Grieving in Isolation

The effects of social distancing during a time of grief

Like many of us, quarantine was nothing more than watching the point of view of the paranoid through a couple of headlines. Living in the Midwest gives you this immunity or numbness of what’s going on because nothing ever happens here, right? Something as vast as a black cloud prancing about the world I, like many others, didn’t think it could happen here in this state of dried grass and tumbleweeds and it wasn’t until that caught fire that I understood how inescapable it all was.

On March 31, my family found out my uncle died. That morning, officials couldn’t say if it was “corona” or not, mostly because my uncle had pre-existing health conditions and it could have been a number of other things. And while that morning is seared into my brain of sights and smells I’ll never be able to forget, this was the start of a long painful process.  

That first day through my panic-stricken haze, I noticed none of the paramedics, police officers or firefighters came to comfort anyone, they all had on the faded out blue mask and stood rather far apart and didn’t really move around a whole lot. After mom and I got home is when she started making calls and I stayed up in my room. Having most of our family living in Colorado or Florida, there was this undrawn line of acknowledgment that both parties knew that it’s not possible for anyone to come to see anyone. This grieving family is being forced apart for a much bigger and more noble cause but that doesn’t take away the reality of all of us having to sit in our separate house being there for each other to the limitations of our phones.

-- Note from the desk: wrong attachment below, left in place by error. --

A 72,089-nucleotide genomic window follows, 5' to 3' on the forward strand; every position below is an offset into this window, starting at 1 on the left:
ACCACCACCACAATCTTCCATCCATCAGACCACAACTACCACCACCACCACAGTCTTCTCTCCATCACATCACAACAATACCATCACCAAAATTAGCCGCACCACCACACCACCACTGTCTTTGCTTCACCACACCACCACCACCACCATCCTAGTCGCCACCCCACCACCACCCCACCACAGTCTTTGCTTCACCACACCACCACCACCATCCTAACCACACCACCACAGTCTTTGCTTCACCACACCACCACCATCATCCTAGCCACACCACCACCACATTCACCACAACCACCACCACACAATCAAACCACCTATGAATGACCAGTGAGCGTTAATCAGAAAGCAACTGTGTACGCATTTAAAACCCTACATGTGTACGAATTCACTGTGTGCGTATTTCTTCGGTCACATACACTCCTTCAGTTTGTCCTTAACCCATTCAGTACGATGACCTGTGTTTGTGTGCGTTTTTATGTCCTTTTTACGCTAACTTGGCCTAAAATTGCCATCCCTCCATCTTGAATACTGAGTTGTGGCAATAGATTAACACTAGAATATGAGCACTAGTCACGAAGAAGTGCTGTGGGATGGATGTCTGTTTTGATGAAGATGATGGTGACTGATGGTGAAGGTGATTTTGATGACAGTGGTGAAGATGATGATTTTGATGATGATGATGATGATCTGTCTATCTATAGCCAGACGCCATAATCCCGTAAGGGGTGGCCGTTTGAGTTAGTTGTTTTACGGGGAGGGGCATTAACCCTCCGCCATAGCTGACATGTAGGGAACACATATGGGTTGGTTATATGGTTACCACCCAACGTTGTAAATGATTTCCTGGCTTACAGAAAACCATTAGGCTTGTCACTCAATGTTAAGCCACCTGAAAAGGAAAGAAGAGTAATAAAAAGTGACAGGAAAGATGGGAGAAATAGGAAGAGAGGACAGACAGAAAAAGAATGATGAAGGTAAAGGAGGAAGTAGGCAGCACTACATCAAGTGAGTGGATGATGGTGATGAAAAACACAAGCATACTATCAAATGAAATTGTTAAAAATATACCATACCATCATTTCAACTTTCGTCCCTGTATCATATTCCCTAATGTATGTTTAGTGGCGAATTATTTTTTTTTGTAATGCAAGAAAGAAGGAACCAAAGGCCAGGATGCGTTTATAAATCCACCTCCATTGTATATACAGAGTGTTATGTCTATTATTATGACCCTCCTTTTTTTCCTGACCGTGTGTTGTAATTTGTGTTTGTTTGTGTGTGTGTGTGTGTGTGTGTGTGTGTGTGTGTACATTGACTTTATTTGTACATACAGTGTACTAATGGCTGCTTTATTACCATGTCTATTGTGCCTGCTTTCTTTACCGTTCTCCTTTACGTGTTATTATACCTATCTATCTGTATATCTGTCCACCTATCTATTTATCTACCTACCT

Over the next few days, I noticed the faded out sadness in myself. It was like instead of going through the process the isolation has almost been preserving everything for later. It’s like the crying came hard but the emotions that follow lagged behind. I can’t do anything to take my mind off it…libraries, my favorite restaurant, the school even, is all shut down, leaving me to being forced to sweat out this fever dream of a reality by myself.

Submitted by Elaine Thimyan
My uncle Mike being photographed by my dad in front of the World Trade Center sometime in the 90s.

And the fact is that is, we never got to satisfyingly grieve for my uncle, such an optimistic hopeful person who believed in everyone. It’s like after a day or two we all had to go back to worrying about staying healthy for our own protection. It felt and still feels like my uncle’s memory is being washed away faster than normal. 

We don’t know what caused it, at least I don’t any way not that we’ve had time to discuss it, or my parents want to shield me from anymore damaging exposure, but it could have been anything to a stroke, to pancreas problems, to corona. I like not knowing because I can believe that he wasn’t just another percent in worldwide devastation, and I can believe that in bliss. 

You never know the true experience of anything until you live it first hand, whether that be an altered version of it or the direct line. But grieving alone, the sudden fading of my uncle’s memory has made me realize that those headlines can happen to anyone, that this immunity the midwest has given us was punctured and that there’s a whole world exist under the headlines and through the screen.